Kline closing auction house, but intends to keep busy here
Auction house to hold liquidation sale; owner to keep busy
When Tripp Kline formed Three Rivers Auction Co. 25 years ago, his plan was to help individuals and families who had lost a spouse or parent find a way to dispose of items often collected over generations that they could no longer manage.
But Kline, 57, said Monday that changing times – both in the way younger generations view family heirlooms and the proliferation of online services such as eBay and Craigslist – helped to shape his decision to exit the business.
While he’ll hold a liquidation sale June 17 to sell business-related items and a few antiques, Kline, of South Franklin Township, who is highly active in a number of local civic and charitable organizations, said the closure of the auction house doesn’t mean he’ll be backing away from those responsibilities.
He looks upon the years as an auctioneer as successful, both financially and in meeting his goal of helping people deal with the challenging decision of letting go of items often of historical and sentimental value.
“We’ve helped people who wanted to be helped … (and those) where the family sort of forced it upon them,” he said during an interview in his auction house at the corner of West Beau and Washington streets in the city.
Kline opened Three Rivers Auction in Pittsburgh but moved it to Washington in 2003.
“The business is changing,” said Kline, who as a 7-year-old was carrying items for display in his grandmother’s antique store.
The changes are both societal and technological.
Where mothers once handed down their fine china and expensive silverware to their daughters, he noted, now many in the younger generations say they don’t want items they’ll never use.
Whereas auctioneers like Kline were often asked to sell off the entire contents of a family’s house because surviving members were going off to a nursing home, now families often sell off a little at a time while they look to “downsize” by buying or renting an apartment.
Technology also has made the idea of a public auction seem quaint.
When Kline began his business in 1989, he noted there was no Internet, no eBay, Craigslist or Amazon.
“Years ago, people would call an auctioneer or have a garage sale” to sell items from a family estate.
“Now they can market things to the nation,” through the various online auction services.
It’s not that his business wasn’t successful, even with the competition from the Internet.
About a year ago, Three Rivers began holding online auctions of its own, with much financial success, but Kline said he missed the personal contact with customers and a roomful of people bidding.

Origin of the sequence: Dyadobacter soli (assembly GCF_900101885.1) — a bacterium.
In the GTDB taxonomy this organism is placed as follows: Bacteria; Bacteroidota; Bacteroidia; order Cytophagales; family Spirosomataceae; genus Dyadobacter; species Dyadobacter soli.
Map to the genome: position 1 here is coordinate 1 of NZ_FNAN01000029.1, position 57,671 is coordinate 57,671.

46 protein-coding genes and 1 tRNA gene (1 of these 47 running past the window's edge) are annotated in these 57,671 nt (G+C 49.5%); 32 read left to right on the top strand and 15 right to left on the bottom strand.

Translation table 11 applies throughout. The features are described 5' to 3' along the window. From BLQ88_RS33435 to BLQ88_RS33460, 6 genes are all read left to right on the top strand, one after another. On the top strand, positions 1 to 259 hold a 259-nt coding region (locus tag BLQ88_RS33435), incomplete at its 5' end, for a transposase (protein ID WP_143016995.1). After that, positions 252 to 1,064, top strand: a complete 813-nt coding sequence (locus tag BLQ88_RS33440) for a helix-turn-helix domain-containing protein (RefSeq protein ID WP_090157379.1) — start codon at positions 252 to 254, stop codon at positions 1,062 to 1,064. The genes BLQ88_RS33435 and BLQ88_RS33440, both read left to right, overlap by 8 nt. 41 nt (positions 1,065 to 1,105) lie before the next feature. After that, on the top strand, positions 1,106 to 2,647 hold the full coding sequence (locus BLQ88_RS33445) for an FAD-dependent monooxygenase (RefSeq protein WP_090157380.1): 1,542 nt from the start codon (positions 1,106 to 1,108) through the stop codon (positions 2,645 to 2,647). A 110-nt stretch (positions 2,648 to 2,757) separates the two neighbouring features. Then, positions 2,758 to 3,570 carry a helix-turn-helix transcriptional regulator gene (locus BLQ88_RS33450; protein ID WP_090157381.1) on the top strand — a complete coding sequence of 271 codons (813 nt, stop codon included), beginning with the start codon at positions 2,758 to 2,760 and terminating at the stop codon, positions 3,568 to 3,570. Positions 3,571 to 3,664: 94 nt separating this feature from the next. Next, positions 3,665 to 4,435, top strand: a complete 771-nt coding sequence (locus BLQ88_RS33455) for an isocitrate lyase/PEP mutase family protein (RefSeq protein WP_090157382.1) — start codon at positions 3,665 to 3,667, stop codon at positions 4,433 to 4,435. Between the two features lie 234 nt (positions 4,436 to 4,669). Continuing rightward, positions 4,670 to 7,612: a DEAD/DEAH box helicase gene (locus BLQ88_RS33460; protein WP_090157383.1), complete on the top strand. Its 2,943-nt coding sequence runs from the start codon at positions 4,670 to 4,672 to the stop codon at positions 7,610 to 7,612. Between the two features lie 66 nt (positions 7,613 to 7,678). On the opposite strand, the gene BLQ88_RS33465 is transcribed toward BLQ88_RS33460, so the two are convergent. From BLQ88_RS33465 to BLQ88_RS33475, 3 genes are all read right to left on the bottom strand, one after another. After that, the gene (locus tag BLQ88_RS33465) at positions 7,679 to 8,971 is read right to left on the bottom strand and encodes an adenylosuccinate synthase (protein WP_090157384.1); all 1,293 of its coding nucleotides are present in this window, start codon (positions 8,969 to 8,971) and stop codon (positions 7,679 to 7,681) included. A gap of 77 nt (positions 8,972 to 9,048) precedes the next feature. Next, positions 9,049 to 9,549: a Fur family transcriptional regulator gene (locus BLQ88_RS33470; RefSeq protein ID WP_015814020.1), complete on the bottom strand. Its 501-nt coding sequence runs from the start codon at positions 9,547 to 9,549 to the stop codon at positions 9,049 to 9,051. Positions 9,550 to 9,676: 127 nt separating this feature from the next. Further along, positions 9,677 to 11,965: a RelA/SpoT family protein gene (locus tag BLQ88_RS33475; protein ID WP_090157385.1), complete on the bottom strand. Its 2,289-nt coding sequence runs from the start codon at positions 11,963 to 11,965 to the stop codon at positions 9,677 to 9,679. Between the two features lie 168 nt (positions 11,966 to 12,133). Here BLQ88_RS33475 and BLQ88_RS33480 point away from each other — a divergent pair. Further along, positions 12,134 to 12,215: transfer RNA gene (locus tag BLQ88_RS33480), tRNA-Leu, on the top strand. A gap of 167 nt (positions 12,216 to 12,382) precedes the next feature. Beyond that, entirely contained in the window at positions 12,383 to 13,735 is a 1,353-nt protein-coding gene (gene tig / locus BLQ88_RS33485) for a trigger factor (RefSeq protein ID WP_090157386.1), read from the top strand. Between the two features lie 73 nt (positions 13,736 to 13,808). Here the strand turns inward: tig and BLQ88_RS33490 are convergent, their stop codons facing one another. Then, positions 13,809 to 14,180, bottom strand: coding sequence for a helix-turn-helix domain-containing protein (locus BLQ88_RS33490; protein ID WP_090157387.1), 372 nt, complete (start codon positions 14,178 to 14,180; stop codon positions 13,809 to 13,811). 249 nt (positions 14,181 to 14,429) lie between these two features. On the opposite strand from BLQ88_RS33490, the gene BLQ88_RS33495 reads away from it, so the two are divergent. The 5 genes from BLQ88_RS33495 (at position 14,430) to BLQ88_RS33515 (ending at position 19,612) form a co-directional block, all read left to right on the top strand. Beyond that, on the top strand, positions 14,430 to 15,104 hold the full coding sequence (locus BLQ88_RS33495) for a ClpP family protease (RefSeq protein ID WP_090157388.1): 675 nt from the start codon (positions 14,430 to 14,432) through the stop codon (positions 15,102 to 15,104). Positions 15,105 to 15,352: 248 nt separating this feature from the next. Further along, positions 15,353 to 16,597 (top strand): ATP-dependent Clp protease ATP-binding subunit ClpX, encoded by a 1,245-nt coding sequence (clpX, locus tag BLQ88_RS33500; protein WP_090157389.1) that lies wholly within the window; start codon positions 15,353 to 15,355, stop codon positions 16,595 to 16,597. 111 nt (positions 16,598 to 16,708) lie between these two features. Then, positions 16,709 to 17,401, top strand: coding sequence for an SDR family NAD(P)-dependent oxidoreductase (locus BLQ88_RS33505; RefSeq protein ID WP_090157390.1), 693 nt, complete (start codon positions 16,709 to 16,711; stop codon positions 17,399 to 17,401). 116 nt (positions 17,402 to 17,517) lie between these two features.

“It’s impersonal. This is not why I got into this business,” he said, adding that it wasn’t always about making a sale or a commission.
One of his fondest memories is of helping one of the last surviving descendants of Col. Levi Bird Duff, a Civil War officer and Pittsburgh attorney, to dispose of many of Duff’s possessions that were stored in her Pittsburgh home.
In the process, Kline opened three wooden boxes in a dusty attic that yielded three years’ worth of highly literate, detailed letters between Duff and his fiancée, Harriet Nixon, all of which were placed in chronological order, including one dated July 3, 1863, and written from Gettysburg.
“They talked about the Emancipation Proclamation and slavery across the board,” he said of the correspondence between two well-educated people, an attorney and a schoolteacher.
While he immediately recognized the collection “could be worth thousands of dollars,” Kline ultimately received help in placing the collection with Duff’s alma mater, Allegheny College.
“It wasn’t about the money, but protecting a legacy,” he said of the Duff letters.
But Kline said he doesn’t want to stick around in a business that has become a shadow of what it once meant to him.
“It’s much like an athlete who stays for too long. I want to go out on top,” he said.
While he said he’s making plans to do other things, he said it was too early to discuss them.
But as a man who’s involved in numerous civic activities – from chairing the annual Whiskey Rebellion Festival to helping his wife, Suzanne Ewing, raise money for the Washington Farmers Market pavilion project – he’ll have plenty to keep him busy, including … auctions.
“I also will help local charities and nonprofits do auctions,” he said.
“We’re excited to be a part of the community, and that’s not going away.”